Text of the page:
Director Ken Loach
Music director Donovan
Screenplay Ken Loach, Nell Dunn
Country United Kingdom
|Release date 5 December 1967 (1967-12-05) (UK)|
Based on Poor Cow (novel) by Nell Dunn
Writer Nell Dunn (novel), Nell Dunn (screenplay), Ken Loach
Cast Carol White (Joy), John Bindon (Tom), Terence Stamp (Dave Fuller), Queenie Watts (Aunt Emm)
Similar Mathilde (film), The L Shaped Room, A Taste of Honey (film)
Poor cow colours
Poor Cow is a 1967 British drama film, directed by Ken Loach and based on Nell Dunn's novel of the same name. It was Ken Loach's first feature film, after a series of successful TV productions.
- Poor cow colours
- Poor cow 1967 not fade away and more
- Main cast
- Later use
Poor cow 1967 not fade away and more
18-year-old Joy starts her catalogue of bad choices by running away from home with Tom. They marry and have a son, Johnny. When Tom, a thief who mentally and physically abuses Joy, is jailed for four years after attempting a big robbery, she is left on her own with their son.
After briefly sharing a room with her Aunt Emm, an aging prostitute, she moves in with Dave, one of Tom's former associates. Dave is tender and understanding in his treatment of Johnny and Joy, but the idyll is punctured when Dave gets 12 years for robbery. Intending to be faithful, Joy writes to him constantly, moves back with Aunt Emm, and initiates divorce proceedings against Tom. She takes a job as a barmaid, starts modelling for a seedy photographers' club and drifts into promiscuity.
But when Tom is released, Joy agrees to go back to him for Johnny’s sake. One evening, after Tom has beaten her up, she runs out of their flat and returns to discover that Johnny is missing. After a frantic search, she finds him on a demolition site. Realising how much Johnny means to her, she accepts the need of compromise and stays with Tom, but she continues to dream of a distant future with Dave.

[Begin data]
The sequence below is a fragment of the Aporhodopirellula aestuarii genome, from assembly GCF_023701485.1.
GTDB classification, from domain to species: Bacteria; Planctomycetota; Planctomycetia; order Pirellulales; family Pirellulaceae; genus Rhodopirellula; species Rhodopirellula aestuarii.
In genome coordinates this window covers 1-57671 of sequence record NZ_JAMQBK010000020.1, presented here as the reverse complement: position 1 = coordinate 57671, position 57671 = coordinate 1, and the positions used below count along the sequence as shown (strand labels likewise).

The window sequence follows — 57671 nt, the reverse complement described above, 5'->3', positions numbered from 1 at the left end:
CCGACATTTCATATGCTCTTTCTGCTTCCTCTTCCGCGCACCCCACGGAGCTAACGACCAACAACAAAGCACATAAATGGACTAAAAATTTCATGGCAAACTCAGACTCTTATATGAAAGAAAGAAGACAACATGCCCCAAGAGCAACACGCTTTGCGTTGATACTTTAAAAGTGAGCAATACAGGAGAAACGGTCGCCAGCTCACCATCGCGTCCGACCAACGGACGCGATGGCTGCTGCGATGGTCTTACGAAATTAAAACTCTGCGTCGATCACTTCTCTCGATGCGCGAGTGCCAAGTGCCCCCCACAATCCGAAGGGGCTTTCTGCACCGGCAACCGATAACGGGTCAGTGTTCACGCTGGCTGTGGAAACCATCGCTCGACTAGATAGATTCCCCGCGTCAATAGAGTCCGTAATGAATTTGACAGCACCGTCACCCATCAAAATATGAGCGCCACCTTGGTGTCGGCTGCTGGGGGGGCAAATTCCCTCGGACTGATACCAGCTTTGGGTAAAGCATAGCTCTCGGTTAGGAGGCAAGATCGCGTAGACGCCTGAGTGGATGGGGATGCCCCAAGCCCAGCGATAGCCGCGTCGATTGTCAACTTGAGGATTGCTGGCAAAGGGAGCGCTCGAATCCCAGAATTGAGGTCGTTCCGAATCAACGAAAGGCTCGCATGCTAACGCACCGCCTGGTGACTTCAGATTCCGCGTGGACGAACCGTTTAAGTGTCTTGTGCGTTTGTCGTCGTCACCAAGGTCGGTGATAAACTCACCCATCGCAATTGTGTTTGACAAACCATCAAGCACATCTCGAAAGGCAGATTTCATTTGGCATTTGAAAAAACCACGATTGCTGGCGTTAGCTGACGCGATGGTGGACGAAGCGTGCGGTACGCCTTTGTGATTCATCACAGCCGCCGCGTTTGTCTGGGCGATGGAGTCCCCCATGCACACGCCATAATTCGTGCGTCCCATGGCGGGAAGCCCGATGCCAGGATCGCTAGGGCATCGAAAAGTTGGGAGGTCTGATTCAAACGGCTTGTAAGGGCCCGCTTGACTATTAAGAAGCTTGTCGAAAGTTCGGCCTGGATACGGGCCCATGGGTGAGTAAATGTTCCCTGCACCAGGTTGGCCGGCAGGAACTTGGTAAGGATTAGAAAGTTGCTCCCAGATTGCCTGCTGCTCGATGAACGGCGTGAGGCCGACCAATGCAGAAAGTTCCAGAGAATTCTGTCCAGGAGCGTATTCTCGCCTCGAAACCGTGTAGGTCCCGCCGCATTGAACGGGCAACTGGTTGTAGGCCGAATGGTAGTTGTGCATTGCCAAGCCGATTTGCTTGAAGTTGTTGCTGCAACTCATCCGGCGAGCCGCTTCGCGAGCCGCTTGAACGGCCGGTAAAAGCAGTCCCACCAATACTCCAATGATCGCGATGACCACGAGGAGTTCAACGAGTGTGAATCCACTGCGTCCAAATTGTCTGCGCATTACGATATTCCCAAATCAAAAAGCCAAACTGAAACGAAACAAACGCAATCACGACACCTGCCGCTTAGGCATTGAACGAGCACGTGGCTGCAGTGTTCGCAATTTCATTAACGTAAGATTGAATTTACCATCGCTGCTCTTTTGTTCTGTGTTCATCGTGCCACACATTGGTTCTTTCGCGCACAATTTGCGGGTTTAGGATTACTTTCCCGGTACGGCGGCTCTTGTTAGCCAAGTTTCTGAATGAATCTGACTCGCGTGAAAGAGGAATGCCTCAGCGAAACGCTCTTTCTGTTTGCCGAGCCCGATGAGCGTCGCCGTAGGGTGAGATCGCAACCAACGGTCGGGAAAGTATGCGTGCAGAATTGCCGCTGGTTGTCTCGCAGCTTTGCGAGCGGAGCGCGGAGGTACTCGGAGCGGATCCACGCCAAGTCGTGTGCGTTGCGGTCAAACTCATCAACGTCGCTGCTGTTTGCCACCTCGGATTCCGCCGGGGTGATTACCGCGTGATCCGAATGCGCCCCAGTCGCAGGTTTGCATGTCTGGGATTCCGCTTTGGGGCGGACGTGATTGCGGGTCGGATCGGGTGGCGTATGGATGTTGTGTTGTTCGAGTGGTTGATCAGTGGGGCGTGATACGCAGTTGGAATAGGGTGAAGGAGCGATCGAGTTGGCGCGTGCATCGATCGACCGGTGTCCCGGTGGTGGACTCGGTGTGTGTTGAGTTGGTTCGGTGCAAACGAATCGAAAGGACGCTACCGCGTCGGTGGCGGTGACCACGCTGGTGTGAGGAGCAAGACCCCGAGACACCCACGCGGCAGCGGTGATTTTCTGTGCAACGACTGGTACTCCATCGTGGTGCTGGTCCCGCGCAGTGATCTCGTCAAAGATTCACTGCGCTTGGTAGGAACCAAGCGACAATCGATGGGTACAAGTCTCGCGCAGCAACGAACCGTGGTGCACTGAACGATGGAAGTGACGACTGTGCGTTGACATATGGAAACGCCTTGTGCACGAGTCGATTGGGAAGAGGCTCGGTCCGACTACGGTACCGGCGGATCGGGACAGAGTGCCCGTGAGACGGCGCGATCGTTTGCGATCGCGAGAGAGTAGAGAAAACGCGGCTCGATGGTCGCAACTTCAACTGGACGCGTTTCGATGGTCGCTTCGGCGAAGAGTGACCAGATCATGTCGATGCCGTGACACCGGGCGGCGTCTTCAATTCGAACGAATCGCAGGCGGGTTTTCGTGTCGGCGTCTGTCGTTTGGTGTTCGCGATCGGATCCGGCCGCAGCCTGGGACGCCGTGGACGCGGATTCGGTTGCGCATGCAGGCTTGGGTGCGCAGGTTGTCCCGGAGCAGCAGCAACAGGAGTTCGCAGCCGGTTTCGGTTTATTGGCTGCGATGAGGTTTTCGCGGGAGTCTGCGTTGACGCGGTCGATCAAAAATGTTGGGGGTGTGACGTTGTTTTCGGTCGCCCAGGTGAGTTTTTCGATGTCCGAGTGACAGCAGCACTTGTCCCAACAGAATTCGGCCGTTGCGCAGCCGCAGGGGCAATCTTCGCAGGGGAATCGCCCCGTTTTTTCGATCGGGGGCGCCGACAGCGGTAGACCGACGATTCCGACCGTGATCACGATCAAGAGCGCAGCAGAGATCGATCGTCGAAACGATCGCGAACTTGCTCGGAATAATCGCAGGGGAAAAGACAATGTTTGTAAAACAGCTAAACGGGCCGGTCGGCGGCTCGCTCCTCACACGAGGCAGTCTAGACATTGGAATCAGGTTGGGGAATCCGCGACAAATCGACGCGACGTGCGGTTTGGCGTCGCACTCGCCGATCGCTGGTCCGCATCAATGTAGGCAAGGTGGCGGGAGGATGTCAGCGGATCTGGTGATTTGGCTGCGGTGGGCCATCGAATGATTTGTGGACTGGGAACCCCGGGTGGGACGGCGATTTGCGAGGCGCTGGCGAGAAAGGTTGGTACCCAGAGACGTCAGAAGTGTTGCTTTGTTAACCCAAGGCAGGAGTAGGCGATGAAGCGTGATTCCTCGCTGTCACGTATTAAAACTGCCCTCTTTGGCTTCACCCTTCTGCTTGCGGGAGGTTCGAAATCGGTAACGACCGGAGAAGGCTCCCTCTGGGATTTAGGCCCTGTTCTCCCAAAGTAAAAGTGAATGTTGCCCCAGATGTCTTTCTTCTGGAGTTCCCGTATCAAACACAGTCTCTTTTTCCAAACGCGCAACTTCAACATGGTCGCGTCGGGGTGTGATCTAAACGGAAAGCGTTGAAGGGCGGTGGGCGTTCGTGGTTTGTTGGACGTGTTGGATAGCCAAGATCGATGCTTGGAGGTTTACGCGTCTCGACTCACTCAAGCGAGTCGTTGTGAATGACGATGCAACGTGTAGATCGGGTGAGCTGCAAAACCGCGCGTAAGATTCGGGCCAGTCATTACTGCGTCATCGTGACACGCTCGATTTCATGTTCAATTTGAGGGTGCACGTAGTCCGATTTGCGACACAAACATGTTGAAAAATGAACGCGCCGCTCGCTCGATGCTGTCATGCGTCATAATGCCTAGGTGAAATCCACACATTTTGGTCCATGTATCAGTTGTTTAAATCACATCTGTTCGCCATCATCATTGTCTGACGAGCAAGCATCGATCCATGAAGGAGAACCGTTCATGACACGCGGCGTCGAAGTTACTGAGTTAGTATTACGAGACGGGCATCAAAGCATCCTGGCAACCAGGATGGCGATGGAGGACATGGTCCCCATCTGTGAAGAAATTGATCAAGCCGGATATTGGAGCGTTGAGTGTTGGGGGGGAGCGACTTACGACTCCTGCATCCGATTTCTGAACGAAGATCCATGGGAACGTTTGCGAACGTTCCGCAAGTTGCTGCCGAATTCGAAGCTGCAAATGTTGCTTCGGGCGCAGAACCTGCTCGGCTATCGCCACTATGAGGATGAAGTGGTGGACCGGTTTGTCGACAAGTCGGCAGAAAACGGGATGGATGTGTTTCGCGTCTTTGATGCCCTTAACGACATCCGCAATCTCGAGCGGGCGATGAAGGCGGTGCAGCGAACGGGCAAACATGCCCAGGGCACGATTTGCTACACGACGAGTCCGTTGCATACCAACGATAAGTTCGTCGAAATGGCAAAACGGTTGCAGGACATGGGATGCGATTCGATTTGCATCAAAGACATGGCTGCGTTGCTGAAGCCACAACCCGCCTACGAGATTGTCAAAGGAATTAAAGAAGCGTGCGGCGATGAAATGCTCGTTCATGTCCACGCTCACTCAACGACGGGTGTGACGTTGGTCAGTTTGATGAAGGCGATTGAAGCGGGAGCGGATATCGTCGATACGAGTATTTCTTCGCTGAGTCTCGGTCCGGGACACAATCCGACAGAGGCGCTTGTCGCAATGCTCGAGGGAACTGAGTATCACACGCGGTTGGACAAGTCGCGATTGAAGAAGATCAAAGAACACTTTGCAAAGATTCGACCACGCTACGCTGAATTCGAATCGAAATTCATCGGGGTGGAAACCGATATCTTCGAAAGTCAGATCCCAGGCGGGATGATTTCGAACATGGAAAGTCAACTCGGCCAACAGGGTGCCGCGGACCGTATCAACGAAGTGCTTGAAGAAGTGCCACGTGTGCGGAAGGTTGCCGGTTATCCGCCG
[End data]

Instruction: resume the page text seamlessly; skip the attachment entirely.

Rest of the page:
Although Malcolm McDowell is listed in the credits, the scenes in which he appeared were deleted.
Terence Stamp says Ken Loach was inspired to write the film after meeting Carol White during Cathy Come Home:
But he really didn’t write it; we didn’t really have a script. That was one of the things that was interesting about it. It was just wholly improvised. He had the idea, he had the overall trajectory in his mind, but we didn’t have a script. And, consequently, it had to be Take One because each of us had cameras on us. So before a take, he’d say something to Carol, and then he would say something to me, and we only discovered once the camera was rolling that he’d given us completely different directions. That’s why he needed two cameras, because he needed the confusion and the spontaneity.
The film was a surprise success at the box office. It sold to the US for more than its production cost and did extremely well in Italy and Britain.
The opening credits attribute the film music to Donovan, although many pop songs from the era are heard in the film. Three Donovan songs are heard in the film, including the title song. The melody of the title song is repeated instrumentally in diverse arrangements in several parts of the film. It was later released as single b-side to "Jennifer Juniper" in early 1968 in a different arrangement and with altered lyrics. For example, the standard release version opens with the line "I dwell in the north in the green country", while the version in the film opens with the line "I dwell in the town in the grey country".
Other songs by Donovan in the film are "Be Not Too Hard" and "Colours", the latter of which is sung by the character played by Terence Stamp.
Clips of Stamp's performance in Poor Cow were used to show the early life of Wilson, the character he portrays in Steven Soderbergh's film The Limey (1999).
ReferencesPoor Cow Wikipedia
Poor Cow IMDb Poor Cow themoviedb.org